Many of the melodies, however, were not by the poet. According to a contemporary account, Raimbaut de Vaqueyras wrote his famous poem “Kalenda maya” (“The Calends of May”) to a dance tune played by some vielle (fiddle) players at Montferrat (now Monferrato, Italy). At least four troubadour songs are based directly on Latin sacred melodies. Several troubadour melodies are slightly different in form from the poem to which they are attached, and it must be assumed that these were originally composed for another poem, perhaps in another language. Conversely, many troubadour melodies were appropriated from songs in French and German. Even when a melody was written expressly for its poem, it is possible that the poet devised it with the help of a more experienced musician. Most of the poems have attributions, for the poets valued their originality. For the music, however, anonymity was the rule; authorship was a subsidiary consideration.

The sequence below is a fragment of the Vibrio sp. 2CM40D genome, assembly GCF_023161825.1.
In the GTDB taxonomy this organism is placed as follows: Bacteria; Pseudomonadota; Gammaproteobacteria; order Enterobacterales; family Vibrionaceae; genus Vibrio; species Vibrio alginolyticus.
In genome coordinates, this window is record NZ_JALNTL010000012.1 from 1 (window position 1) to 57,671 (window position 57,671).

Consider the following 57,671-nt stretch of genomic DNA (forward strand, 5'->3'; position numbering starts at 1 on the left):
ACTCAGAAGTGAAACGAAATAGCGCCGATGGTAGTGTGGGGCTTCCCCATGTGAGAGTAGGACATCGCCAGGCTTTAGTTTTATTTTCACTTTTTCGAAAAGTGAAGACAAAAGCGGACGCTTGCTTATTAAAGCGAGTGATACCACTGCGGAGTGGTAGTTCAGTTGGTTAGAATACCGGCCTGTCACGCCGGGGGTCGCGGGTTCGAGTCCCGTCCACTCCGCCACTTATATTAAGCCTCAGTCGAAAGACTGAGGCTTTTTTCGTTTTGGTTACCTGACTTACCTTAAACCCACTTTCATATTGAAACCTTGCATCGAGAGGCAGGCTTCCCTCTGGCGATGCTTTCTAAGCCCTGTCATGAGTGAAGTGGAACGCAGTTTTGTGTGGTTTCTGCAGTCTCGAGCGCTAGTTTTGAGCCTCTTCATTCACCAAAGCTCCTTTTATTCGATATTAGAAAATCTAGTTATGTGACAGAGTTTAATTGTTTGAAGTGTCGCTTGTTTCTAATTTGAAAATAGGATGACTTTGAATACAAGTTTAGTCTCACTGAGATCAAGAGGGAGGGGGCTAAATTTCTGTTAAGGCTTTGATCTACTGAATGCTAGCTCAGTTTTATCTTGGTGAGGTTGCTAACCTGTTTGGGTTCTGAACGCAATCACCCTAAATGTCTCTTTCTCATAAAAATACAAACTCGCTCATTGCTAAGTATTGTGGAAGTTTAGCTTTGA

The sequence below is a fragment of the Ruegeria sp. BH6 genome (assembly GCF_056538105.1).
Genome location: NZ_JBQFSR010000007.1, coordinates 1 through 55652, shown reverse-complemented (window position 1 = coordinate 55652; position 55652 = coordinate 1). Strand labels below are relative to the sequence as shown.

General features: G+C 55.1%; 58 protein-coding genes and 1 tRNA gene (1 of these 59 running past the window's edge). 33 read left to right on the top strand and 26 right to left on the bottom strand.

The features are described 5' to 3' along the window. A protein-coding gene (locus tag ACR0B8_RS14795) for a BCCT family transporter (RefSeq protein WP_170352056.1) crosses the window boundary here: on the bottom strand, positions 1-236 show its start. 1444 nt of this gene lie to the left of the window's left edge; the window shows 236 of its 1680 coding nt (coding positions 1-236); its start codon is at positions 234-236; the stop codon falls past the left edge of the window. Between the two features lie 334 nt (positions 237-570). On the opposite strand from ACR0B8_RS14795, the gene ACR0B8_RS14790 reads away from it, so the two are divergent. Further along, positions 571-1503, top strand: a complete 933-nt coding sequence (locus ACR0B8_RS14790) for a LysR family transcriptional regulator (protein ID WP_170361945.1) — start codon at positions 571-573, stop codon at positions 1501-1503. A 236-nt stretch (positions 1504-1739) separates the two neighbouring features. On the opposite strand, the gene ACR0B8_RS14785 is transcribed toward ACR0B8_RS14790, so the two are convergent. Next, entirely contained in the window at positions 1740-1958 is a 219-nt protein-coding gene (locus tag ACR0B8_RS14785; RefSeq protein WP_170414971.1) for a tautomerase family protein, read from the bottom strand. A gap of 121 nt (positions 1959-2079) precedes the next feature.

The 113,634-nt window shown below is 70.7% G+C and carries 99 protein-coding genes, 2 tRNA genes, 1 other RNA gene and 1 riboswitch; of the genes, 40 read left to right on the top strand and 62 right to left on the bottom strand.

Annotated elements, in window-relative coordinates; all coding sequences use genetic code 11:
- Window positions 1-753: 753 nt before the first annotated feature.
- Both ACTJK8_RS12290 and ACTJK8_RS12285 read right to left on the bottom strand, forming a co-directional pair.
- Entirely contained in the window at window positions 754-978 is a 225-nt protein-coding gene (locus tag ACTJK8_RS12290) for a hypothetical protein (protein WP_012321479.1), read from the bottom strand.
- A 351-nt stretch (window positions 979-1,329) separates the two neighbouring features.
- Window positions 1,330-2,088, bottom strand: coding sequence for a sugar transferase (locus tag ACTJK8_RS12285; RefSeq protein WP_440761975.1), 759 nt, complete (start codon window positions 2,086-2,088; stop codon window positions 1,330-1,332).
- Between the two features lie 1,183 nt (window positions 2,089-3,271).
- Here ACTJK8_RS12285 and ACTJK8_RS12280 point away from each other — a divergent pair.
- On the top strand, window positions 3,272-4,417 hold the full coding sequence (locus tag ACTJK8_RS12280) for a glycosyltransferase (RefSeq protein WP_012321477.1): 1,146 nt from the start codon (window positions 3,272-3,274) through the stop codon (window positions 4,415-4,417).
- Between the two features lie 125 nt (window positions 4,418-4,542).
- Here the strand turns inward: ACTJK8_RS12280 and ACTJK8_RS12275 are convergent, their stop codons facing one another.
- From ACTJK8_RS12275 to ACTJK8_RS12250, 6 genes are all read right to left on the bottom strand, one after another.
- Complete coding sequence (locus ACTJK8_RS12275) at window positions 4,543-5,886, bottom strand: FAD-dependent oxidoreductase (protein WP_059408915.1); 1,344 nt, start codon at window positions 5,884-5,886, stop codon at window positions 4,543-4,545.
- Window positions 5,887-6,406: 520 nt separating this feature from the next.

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Universalium. 2010.

Look at other dictionaries:

  • Troubadour — Troubadour …   Deutsch Wörterbuch

  • troubadour — [ trubadur ] n. m. • 1575; a. provenç. trobador « trouveur », de trobar « trouver, composer » 1 ♦ Poète lyrique courtois de langue d oc aux XIIe et XIIIe s. ⇒ jongleur, ménestrel. Trouvères et troubadours. « cette divinisation de la femme, d où… …   Encyclopédie Universelle

  • Troubadour — Sm Sänger std. (17. Jh.) Entlehnung. Entlehnt aus frz. troubadour, dieses aus prov. trobador, zu prov. trobar, afrz. trover dichten , eigentlich finden .    Ebenso nndl. troubadour, ne. troubadour, nfrz. troubadour, nschw. trubadur, nisl.… …   Etymologisches Wörterbuch der deutschen sprache